I didn't like Holden when I was 12 because he was such a vivid representation of the sort of kids who tyrannize younger ones - meaning he was like every boy older than I was - and I had no interest in empathising with someone I instinctively knew would have pummelled me for any reason at all. I held fast to that impression even as I inhaled the book over a weekend and called it up every time being intellectually cynical about literature came up in my life in the next 9 years (not enough for my liking but certainly much more than anyone else could have done with - I was the type of teenager who dismissed the Bluetones as 'derivative'. Didn't get away with that). It served me well when I spent fifth & sixth year being sniffily dismissive of Stephen Dedalus, another teenage disaster I would revisit in later youth. Basically, I disliked Holden first because I couldn't be him, ignored him when he informed every part of who I was, then was sucker-punched by a nostalgic reading of him when I was 4 years older than him. A phony, if you must know.

I haven't read Catcher since, but I will fight anyone who says From Esme With Love & Squalor isn't one of the best short story collections ever written (By 'fight', I do of course mean 'write something snarky on the internet but run away if I ever see you on the street').

The thing is, my earliest connection with the Salinger name came earlier and in the soup of my subconscious, could well be just as significant. I first saw it in Oscars, a small video store, when I was 10(?) or so. Never rented it. Which is strange, because normally anything with costumes went straight to the top of my must-watch list. I think even then I must have had some sense of how awful it might be - bear in mind I watched and LOVED Nicholas Hammond's Spider-Man - so I never saw more than the video cover (which I could probably draw from memory, stills and all. I was/am very sad).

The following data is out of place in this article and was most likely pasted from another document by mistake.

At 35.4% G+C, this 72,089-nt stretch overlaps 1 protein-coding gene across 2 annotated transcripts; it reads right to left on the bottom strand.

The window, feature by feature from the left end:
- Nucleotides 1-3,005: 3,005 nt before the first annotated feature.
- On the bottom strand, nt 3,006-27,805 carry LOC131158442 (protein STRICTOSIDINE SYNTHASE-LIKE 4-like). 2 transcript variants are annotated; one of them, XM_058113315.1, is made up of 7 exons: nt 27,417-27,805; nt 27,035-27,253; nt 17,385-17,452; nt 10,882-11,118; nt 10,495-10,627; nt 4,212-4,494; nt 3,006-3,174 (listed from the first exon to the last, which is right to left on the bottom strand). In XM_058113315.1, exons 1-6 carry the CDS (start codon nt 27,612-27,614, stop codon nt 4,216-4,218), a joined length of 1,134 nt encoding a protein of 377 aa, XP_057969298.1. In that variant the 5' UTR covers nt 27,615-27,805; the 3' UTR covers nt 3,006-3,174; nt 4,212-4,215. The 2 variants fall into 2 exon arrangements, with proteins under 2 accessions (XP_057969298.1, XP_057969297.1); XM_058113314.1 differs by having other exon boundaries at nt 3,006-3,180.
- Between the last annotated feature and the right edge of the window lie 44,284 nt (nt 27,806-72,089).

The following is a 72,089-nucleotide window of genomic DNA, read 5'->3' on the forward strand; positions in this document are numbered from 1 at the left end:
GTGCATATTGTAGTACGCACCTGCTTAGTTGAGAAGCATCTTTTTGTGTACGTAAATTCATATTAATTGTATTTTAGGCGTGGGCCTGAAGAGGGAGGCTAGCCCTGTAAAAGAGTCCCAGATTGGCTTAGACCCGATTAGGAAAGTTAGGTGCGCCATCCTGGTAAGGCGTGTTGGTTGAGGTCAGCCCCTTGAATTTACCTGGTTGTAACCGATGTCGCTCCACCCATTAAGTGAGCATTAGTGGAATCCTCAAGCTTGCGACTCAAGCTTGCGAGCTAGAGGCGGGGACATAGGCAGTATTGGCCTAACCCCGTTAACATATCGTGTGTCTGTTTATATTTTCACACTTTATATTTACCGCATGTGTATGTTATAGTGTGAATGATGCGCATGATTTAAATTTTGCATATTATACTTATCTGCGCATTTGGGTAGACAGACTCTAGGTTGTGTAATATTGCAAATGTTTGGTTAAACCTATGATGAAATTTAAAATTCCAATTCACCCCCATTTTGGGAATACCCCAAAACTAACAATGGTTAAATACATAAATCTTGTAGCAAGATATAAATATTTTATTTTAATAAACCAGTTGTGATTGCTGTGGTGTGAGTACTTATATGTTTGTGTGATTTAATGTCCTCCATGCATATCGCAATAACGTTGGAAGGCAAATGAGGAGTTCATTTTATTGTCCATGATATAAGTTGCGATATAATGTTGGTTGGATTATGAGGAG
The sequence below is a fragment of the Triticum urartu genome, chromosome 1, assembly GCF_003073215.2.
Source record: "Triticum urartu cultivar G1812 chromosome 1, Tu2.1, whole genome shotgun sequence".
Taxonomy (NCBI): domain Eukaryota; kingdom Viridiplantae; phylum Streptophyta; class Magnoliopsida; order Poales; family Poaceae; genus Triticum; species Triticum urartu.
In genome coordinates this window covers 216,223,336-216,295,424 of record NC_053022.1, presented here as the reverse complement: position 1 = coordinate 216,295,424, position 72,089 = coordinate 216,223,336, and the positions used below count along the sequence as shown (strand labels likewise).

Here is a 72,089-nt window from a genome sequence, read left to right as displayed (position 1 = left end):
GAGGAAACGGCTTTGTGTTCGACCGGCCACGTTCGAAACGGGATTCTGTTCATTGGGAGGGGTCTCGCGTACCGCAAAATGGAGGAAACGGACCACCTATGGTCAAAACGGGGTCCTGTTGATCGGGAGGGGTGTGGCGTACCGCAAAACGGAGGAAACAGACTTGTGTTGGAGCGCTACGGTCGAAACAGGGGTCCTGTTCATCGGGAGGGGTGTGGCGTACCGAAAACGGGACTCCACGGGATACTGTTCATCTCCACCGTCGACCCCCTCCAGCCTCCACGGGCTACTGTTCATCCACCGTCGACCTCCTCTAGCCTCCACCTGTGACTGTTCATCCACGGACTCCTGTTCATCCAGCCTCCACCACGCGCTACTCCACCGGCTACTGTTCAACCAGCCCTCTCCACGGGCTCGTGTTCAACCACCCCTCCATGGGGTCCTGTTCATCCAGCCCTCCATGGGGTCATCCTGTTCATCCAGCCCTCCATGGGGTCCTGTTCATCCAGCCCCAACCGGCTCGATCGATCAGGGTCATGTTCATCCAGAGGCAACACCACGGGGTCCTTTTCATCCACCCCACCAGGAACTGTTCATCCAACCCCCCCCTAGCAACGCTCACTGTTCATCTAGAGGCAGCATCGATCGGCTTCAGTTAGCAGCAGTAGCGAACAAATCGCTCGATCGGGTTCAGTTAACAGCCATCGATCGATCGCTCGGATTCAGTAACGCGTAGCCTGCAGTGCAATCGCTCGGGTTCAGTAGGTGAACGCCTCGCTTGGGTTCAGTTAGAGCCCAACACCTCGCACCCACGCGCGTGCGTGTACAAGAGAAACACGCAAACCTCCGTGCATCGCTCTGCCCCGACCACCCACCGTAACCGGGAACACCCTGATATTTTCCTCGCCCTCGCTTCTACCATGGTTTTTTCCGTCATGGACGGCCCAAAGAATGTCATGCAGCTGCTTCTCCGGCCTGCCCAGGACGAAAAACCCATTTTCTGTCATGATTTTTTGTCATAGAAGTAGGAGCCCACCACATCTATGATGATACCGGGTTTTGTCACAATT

So, something more cheerful. Here you go:

He may have been crazy, a shut-in, a Zen Buddhist, had problematic relationships and/or many other things. I don't know. I don't care, really. But his work has stuck with me, for better and worse. And his kid was in a schlocky B movie. What's not to like?

Tuesday, January 26, 2010


"There are moments, Jeeves, when one asks oneself 'Do trousers matter?'"

"The mood will pass, sir"


Hofstadter's Law: It always takes longer than you expect, even when you take into account Hofstadter's Law.

Monday, January 25, 2010


A lot of blogs are basically lists of things to buy. Which is great, but I'd like to add the pronoun 'me' to the last sentence.

What I covet at this hour, in no particular order:


Like all young artists nowadays, he had always held before him as the goal of his ambition the invention of some new comic animal for the motion pictures. What he burned to do, as Velasquez would have burned to do if he had lived today, was to think of another Mickey Mouse and then give up work and watch the money roll in.
(from 'Buried Treasure' in Lord Emsworth and Others)

Wednesday, January 6, 2010


Someone do the blasphemous version of this post for Irish readers...

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Welcome to my blog. I'm a freelance writer/journalist/researcher/editor. I write about education and ideas I've had for the Irish Times. I also research, write and edit for writers, publications and websites. Here I put things that tend not to fit anywhere else. Enjoy.